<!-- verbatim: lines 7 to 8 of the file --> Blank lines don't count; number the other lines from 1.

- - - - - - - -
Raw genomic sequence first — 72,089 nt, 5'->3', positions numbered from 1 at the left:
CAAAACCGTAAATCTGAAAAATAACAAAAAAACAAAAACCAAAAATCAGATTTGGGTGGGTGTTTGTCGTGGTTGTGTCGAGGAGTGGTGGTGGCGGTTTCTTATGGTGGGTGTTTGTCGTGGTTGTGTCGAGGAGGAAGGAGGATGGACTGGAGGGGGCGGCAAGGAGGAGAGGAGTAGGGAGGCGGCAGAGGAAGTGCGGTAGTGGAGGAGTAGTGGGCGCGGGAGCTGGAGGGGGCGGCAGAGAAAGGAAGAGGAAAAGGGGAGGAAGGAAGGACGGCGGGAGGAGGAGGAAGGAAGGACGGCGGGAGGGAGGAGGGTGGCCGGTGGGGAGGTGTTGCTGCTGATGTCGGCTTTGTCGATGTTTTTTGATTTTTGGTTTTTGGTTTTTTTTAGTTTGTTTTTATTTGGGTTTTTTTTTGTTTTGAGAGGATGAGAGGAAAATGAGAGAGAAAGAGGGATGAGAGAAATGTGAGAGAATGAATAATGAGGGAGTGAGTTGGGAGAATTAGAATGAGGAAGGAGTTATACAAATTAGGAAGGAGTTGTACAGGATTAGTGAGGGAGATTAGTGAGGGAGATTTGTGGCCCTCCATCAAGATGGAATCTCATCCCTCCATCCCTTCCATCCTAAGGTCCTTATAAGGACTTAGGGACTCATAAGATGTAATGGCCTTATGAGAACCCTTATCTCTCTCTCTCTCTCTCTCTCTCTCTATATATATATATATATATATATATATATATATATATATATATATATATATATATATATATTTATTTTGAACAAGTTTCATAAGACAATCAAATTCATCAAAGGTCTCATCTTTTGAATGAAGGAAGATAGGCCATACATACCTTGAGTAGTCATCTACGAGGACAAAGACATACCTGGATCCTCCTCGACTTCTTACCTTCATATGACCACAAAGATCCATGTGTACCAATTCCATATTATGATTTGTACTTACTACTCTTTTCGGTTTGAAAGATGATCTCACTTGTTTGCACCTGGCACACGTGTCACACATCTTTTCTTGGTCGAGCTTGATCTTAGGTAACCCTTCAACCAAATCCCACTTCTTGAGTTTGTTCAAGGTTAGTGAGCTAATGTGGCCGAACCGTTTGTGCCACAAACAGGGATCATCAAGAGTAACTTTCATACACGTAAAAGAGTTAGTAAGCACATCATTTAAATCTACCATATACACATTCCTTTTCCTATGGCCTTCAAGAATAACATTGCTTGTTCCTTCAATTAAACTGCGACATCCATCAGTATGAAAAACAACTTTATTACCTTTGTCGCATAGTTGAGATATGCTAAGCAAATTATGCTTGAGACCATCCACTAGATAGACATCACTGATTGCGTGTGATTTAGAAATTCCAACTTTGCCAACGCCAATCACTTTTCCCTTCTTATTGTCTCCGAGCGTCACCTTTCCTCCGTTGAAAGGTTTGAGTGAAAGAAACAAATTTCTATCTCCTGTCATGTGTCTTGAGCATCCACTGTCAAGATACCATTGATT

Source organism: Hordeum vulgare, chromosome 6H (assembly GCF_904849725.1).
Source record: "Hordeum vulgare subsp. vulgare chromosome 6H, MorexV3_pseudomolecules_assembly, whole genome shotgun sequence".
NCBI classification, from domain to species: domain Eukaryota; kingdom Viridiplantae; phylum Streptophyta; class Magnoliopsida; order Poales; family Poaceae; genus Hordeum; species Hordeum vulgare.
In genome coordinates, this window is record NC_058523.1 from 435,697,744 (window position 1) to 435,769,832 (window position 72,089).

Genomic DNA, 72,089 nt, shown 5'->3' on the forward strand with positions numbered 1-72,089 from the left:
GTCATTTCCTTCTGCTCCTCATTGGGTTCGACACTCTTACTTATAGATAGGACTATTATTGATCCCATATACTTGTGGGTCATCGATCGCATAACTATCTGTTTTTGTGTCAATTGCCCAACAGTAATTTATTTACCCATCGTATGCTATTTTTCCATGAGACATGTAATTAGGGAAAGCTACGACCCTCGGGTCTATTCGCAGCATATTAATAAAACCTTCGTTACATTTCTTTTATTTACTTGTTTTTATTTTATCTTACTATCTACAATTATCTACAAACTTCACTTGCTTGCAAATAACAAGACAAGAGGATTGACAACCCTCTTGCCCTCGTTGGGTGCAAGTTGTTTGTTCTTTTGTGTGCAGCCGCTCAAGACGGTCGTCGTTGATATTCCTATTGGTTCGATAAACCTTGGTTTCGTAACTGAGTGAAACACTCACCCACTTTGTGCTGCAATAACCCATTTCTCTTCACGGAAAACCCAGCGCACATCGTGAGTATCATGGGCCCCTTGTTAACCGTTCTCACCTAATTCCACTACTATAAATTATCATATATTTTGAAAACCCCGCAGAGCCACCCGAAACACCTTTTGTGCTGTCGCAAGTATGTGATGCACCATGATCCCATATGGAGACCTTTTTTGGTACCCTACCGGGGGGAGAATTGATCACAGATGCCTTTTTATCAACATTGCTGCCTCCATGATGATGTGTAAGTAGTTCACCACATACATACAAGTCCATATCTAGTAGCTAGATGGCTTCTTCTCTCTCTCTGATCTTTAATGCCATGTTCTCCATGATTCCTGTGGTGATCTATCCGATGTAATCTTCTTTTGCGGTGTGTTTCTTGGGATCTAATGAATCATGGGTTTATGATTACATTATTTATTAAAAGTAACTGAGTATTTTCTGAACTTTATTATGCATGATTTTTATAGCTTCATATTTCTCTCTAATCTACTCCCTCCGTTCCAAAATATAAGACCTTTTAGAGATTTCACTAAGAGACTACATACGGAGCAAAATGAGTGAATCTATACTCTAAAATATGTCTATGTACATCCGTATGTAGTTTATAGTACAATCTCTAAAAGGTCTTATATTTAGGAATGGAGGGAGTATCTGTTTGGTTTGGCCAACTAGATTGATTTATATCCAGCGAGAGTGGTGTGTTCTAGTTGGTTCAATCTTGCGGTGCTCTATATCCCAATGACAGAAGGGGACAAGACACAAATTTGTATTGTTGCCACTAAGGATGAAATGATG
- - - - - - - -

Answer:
Genomic DNA, 72,089 nt, shown 5'->3' on the forward strand with positions numbered 1-72,089 from the left:
GTCATTTCCTTCTGCTCCTCATTGGGTTCGACACTCTTACTTATAGATAGGACTATTATTGATCCCATATACTTGTGGGTCATCGATCGCATAACTATCTGTTTTTGTGTCAATTGCCCAACAGTAATTTATTTACCCATCGTATGCTATTTTTCCATGAGACATGTAATTAGGGAAAGCTACGACCCTCGGGTCTATTCGCAGCATATTAATAAAACCTTCGTTACATTTCTTTTATTTACTTGTTTTTATTTTATCTTACTATCTACAATTATCTACAAACTTCACTTGCTTGCAAATAACAAGACAAGAGGATTGACAACCCTCTTGCCCTCGTTGGGTGCAAGTTGTTTGTTCTTTTGTGTGCAGCCGCTCAAGACGGTCGTCGTTGATATTCCTATTGGTTCGATAAACCTTGGTTTCGTAACTGAGTGAAACACTCACCCACTTTGTGCTGCAATAACCCATTTCTCTTCACGGAAAACCCAGCGCACATCGTGAGTATCATGGGCCCCTTGTTAACCGTTCTCACCTAATTCCACTACTATAAATTATCATATATTTTGAAAACCCCGCAGAGCCACCCGAAACACCTTTTGTGCTGTCGCAAGTATGTGATGCACCATGATCCCATATGGAGACCTTTTTTGGTACCCTACCGGGGGGAGAATTGATCACAGATGCCTTTTTATCAACATTGCTGCCTCCATGATGATGTGTAAGTAGTTCACCACATACATACAAGTCCATATCTAGTAGCTAGATGGCTTCTTCTCTCTCTCTGATCTTTAATGCCATGTTCTCCATGATTCCTGTGGTGATCTATCCGATGTAATCTTCTTTTGCGGTGTGTTTCTTGGGATCTAATGAATCATGGGTTTATGATTACATTATTTATTAAAAGTAACTGAGTATTTTCTGAACTTTATTATGCATGATTTTTATAGCTTCATATTTCTCTCTAATCTACTCCCTCCGTTCCAAAATATAAGACCTTTTAGAGATTTCACTAAGAGACTACATACGGAGCAAAATGAGTGAATCTATACTCTAAAATATGTCTATGTACATCCGTATGTAGTTTATAGTACAATCTCTAAAAGGTCTTATATTTAGGAATGGAGGGAGTATCTGTTTGGTTTGGCCAACTAGATTGATTTATATCCAGCGAGAGTGGTGTGTTCTAGTTGGTTCAATCTTGCGGTGCTCTATATCCCAATGACAGAAGGGGACAAGACACAAATTTGTATTGTTGCCACTAAGGATGAAATGATG